AVE YOU NOTICED what’s happening? Each week, rehearsal videos are being added to this website, so people can hear each line individually. Hymns can be sung SATB without organ accompaniment, or “German Style” (unison+organ), but can you keep a secret? Hymns also sound really good SATB with organ accompaniment, which is why the Brébeuf Choral Supplement matches the Brébeuf organ harmonies.
During Lent, my choirs have been singing #217 from the Brébeuf hymnal:
That hymn is Ex More Docti Mystico—an ancient, powerful Catholic hymn—translated into English by a talented Catholic priest from England. (You can also see what the plainsong version looks like.)
OME PEOPLE SAY the most wonderful thing about the Brébeuf hymnal is how it uses “common melodies.” These simple tunes make life easy on your congregation! Needless to say, anyone who wishes to add more tunes will have no troubles, since the Brébeuf hymnal contains hundreds. But other Catholic hymnals use common melodies as well. Have you heard of the People’s Mass Book (1964) published by Omer Westendorf? [Omer Westendorf used “J. Clifford Evers” as a pen name.] That book uses tons of common melodies—many of which appear in the Brébeuf hymnal, such as Ad Perennis Vitae Fontem, Dulce Carmen, Oriel, and tons more.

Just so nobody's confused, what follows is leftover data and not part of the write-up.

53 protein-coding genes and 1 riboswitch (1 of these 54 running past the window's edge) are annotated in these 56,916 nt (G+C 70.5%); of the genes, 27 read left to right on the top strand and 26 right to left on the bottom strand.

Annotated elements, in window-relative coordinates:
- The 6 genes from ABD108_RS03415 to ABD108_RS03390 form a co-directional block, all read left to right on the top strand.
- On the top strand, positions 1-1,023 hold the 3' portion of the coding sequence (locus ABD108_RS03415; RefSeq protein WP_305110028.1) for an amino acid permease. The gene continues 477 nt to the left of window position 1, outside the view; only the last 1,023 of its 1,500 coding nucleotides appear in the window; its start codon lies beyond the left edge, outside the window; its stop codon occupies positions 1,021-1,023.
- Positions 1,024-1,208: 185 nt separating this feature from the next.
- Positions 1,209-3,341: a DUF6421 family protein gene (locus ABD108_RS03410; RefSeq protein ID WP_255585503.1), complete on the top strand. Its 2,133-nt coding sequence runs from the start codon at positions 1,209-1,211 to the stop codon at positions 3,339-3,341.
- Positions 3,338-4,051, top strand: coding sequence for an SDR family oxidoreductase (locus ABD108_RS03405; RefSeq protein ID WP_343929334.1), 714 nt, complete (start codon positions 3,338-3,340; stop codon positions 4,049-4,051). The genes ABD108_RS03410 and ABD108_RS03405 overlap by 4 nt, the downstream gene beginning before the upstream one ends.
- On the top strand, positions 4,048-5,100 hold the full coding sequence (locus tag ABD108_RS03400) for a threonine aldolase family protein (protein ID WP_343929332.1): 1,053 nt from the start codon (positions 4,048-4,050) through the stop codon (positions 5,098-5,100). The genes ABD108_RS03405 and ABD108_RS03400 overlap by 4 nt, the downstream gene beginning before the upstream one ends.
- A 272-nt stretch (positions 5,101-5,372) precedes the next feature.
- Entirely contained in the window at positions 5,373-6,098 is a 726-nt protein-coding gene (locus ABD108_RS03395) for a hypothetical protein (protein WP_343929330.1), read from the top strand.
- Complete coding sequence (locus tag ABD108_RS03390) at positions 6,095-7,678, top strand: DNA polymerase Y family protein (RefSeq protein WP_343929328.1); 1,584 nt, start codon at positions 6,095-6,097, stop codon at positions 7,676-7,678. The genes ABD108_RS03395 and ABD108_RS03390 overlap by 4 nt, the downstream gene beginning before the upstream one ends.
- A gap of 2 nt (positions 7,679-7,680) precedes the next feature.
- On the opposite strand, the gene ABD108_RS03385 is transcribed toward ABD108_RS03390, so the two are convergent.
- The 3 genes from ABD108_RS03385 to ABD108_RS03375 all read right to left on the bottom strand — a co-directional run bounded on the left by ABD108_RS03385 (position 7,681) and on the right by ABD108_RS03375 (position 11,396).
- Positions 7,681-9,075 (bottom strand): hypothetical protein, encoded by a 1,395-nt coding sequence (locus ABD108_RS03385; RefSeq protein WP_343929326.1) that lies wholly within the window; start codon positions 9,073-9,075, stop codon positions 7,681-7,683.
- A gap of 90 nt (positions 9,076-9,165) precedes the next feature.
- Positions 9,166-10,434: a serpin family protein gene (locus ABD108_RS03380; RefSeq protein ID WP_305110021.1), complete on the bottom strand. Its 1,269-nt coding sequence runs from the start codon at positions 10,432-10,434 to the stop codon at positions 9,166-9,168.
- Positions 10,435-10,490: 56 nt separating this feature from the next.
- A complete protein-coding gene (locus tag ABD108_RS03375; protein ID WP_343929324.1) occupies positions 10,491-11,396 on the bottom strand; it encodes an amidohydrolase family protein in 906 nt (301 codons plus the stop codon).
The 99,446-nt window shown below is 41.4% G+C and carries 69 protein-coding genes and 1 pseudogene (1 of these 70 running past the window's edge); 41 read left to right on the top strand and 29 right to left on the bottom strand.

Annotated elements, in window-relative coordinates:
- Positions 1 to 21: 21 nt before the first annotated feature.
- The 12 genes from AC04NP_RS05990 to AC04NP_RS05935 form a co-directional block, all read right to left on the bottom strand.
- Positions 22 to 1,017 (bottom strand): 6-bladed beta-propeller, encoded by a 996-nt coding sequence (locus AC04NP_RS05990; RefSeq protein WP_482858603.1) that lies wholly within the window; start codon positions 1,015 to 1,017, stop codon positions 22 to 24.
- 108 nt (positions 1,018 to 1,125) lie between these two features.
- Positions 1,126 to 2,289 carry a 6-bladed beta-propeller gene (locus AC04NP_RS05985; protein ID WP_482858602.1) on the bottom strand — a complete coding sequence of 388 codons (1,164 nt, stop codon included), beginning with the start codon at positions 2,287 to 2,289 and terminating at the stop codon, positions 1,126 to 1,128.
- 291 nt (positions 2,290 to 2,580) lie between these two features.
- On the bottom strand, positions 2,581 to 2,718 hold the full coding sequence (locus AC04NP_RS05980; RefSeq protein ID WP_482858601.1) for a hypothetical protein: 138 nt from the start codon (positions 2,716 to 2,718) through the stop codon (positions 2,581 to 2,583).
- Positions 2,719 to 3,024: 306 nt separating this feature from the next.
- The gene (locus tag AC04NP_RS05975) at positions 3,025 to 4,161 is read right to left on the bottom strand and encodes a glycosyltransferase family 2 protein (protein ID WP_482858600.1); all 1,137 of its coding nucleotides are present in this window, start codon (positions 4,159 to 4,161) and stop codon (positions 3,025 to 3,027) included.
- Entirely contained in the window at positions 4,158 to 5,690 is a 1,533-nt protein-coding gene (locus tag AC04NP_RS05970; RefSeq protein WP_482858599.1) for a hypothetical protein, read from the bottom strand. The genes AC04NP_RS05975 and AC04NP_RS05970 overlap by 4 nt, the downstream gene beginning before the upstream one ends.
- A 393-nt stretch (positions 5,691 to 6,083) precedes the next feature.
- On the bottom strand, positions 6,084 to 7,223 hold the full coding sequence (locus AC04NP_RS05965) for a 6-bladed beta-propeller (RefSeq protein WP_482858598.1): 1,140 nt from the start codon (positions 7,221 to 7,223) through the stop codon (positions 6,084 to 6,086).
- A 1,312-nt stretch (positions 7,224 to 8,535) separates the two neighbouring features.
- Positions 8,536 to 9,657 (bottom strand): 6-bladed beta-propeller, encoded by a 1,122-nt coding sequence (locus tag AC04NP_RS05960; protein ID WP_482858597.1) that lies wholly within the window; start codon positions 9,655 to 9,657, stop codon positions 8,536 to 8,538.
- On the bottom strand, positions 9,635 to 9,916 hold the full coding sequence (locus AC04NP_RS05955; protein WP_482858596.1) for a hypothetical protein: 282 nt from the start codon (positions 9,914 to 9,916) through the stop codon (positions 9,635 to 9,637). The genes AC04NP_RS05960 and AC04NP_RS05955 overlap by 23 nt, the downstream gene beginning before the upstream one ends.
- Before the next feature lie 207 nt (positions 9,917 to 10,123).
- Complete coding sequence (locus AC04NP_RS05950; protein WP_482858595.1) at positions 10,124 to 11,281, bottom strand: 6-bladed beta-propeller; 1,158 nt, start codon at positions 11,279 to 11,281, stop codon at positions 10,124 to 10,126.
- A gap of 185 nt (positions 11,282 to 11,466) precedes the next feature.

For example, do you recognize this tune?
That’s a page from the People’s Mass Book (1964). So the Brébeuf is hardly the first Catholic hymnal to utilize common melodies!